Source: East Asia Forum
Author: Lyle J Morris, RAND Corporation
There appears to be a collective aversion among government officials and heads-of-state in Southeast Asia to speak up in public about Chinese transgressions and coercion in the South China Sea. Such reticence is based on misplaced fear of Chinese repercussions and does a disservice to regional interests, undermines deterrence and needlessly concedes leverage in negotiations with China on territorial disputes or a South China Sea Code of Conduct.
Activists display placards as they chant slogans during a rally to protest alleged harassment of Philippine fishermen at the Scarborough Shoal in the disputed South China Sea, Makati, Metro Manila, Philippines, 12 June 2018 (Photo: Reuters/Erik De Castro).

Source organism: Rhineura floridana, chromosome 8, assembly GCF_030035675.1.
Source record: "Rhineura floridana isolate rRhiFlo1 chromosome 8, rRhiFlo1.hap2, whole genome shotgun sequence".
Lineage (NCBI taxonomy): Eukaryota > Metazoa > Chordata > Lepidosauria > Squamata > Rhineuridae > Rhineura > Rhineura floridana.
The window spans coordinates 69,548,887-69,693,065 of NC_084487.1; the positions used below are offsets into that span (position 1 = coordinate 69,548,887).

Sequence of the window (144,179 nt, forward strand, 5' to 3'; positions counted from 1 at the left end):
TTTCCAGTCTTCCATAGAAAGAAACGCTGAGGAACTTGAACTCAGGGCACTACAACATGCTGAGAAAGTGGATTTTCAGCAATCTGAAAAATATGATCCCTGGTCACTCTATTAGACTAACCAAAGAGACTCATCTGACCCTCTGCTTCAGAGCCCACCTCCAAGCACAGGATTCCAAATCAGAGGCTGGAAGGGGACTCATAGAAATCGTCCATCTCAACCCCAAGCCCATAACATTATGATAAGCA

This sentiment was on display in a recent interview with Singapore’s Defence Minister Ng Eng Hen, who downplayed concerns over Chinese activities in the disputed waters. Ng said calling China a regional hegemon was a matter of ‘opinion’, gave credence to China’s ‘peaceful rise’ narrative and highlighted China’s positive role in economics and trade. All were unprompted comments made in the context of discussing the South China Sea disputes.